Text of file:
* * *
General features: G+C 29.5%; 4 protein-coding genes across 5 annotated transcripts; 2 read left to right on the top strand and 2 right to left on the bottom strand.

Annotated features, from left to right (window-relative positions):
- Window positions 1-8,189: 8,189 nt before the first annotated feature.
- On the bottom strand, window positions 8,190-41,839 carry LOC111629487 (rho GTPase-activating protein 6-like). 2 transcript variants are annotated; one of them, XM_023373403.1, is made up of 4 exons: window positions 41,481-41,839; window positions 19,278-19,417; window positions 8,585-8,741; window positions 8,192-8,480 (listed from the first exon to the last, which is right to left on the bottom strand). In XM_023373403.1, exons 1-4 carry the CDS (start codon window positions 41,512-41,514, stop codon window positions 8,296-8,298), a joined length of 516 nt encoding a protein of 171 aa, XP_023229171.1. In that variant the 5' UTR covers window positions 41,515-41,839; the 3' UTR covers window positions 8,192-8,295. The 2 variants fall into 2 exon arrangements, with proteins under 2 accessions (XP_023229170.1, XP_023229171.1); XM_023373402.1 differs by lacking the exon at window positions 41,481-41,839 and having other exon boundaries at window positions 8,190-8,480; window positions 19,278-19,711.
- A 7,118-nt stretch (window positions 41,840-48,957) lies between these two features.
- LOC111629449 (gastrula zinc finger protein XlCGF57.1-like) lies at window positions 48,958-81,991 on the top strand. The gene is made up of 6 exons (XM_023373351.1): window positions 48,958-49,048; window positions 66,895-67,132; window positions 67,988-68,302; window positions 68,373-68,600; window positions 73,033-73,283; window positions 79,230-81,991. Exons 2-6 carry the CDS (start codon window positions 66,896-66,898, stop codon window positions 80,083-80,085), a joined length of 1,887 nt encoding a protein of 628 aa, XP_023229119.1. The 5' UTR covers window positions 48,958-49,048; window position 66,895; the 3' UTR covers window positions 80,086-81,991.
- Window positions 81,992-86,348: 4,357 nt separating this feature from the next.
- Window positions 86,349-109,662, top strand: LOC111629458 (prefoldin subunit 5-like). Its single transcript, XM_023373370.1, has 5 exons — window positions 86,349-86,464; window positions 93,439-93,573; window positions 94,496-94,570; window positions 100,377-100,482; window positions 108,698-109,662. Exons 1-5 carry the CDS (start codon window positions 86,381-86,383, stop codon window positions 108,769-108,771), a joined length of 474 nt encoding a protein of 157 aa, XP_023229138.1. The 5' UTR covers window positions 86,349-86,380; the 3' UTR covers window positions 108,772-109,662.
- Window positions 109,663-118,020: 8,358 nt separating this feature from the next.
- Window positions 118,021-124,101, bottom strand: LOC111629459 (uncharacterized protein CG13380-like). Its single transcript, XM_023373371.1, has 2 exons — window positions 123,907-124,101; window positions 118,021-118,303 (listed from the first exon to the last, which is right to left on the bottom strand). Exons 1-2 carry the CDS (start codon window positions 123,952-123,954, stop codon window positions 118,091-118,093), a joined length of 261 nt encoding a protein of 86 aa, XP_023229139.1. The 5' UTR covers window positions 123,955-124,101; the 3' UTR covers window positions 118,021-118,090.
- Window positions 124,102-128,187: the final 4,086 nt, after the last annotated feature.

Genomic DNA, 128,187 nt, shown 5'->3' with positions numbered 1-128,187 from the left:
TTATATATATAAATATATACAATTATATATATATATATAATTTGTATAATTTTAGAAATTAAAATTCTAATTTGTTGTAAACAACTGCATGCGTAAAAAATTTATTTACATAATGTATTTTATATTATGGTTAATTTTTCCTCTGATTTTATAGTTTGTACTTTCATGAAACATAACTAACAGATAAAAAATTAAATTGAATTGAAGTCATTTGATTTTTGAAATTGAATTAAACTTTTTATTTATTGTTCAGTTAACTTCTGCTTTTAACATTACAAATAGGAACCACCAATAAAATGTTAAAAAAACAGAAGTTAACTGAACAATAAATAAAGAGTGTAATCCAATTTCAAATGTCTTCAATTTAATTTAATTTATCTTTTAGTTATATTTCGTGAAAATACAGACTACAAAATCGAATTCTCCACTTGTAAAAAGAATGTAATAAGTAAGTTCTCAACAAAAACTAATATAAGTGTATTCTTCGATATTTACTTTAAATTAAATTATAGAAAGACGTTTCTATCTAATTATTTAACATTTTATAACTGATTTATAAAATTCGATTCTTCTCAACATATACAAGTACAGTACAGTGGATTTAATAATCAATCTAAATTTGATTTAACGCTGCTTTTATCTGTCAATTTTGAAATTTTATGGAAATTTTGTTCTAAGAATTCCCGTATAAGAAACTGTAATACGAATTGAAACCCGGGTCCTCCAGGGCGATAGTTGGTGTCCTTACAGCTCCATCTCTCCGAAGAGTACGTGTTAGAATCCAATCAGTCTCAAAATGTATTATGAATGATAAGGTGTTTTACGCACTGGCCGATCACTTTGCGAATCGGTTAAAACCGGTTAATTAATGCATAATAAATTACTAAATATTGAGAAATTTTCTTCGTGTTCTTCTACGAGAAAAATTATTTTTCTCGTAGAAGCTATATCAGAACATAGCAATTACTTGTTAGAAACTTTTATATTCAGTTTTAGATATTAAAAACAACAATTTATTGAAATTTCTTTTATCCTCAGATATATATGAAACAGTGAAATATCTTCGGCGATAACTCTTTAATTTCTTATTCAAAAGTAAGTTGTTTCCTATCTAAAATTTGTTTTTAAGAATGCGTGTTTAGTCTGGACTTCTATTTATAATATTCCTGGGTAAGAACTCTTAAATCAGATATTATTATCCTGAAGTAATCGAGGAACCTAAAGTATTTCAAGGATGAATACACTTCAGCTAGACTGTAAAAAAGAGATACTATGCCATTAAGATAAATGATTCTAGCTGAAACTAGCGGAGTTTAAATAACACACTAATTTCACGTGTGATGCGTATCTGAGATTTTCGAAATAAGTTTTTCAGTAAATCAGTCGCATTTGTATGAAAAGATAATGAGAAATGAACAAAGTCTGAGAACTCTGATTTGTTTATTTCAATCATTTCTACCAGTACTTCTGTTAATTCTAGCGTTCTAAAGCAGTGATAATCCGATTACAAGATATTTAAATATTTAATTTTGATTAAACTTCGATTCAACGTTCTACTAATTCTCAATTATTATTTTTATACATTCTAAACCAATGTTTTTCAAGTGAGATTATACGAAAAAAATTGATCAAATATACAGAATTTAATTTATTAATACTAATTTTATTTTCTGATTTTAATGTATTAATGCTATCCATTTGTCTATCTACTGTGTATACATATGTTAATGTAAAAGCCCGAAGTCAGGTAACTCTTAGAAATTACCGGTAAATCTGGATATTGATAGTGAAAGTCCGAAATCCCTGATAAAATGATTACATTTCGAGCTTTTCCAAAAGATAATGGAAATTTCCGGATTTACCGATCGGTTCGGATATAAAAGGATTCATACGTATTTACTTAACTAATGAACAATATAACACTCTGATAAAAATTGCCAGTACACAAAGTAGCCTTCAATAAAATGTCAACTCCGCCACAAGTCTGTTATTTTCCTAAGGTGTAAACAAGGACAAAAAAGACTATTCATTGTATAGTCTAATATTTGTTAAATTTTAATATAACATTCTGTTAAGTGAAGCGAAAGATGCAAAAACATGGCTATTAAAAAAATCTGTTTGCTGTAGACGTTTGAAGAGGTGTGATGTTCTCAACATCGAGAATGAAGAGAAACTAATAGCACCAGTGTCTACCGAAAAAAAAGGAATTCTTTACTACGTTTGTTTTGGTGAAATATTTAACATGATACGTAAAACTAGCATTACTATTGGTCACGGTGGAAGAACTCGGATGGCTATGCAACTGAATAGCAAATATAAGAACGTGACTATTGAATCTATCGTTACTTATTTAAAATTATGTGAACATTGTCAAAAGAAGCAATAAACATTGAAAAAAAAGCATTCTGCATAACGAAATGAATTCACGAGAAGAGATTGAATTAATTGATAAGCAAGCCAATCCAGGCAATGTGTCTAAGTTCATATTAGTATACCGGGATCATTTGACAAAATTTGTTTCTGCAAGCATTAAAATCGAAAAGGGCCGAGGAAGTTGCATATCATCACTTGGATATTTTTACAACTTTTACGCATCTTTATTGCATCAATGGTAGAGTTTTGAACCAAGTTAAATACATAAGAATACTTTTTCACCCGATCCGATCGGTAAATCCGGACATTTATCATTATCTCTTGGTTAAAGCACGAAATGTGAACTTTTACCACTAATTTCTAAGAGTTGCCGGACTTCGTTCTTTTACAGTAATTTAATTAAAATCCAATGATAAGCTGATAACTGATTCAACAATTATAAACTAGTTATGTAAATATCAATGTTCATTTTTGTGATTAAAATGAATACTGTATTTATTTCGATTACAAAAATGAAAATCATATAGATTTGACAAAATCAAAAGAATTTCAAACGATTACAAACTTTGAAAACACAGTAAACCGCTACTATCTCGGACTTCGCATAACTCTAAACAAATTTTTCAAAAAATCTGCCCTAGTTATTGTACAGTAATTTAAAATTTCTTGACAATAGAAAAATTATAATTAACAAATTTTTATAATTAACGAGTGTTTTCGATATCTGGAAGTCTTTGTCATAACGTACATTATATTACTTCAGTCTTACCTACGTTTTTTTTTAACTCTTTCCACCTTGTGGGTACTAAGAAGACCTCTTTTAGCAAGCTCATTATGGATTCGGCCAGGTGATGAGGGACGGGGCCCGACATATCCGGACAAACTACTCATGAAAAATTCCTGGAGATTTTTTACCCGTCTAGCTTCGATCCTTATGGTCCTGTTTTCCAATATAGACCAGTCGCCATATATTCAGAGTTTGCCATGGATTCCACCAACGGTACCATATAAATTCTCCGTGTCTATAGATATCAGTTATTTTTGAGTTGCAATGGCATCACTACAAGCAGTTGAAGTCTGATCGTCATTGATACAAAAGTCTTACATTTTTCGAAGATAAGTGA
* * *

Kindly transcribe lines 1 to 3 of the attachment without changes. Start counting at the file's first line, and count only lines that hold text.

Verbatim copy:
General features: G+C 29.5%; 4 protein-coding genes across 5 annotated transcripts; 2 read left to right on the top strand and 2 right to left on the bottom strand.

Annotated features, from left to right (window-relative positions):
- Window positions 1-8,189: 8,189 nt before the first annotated feature.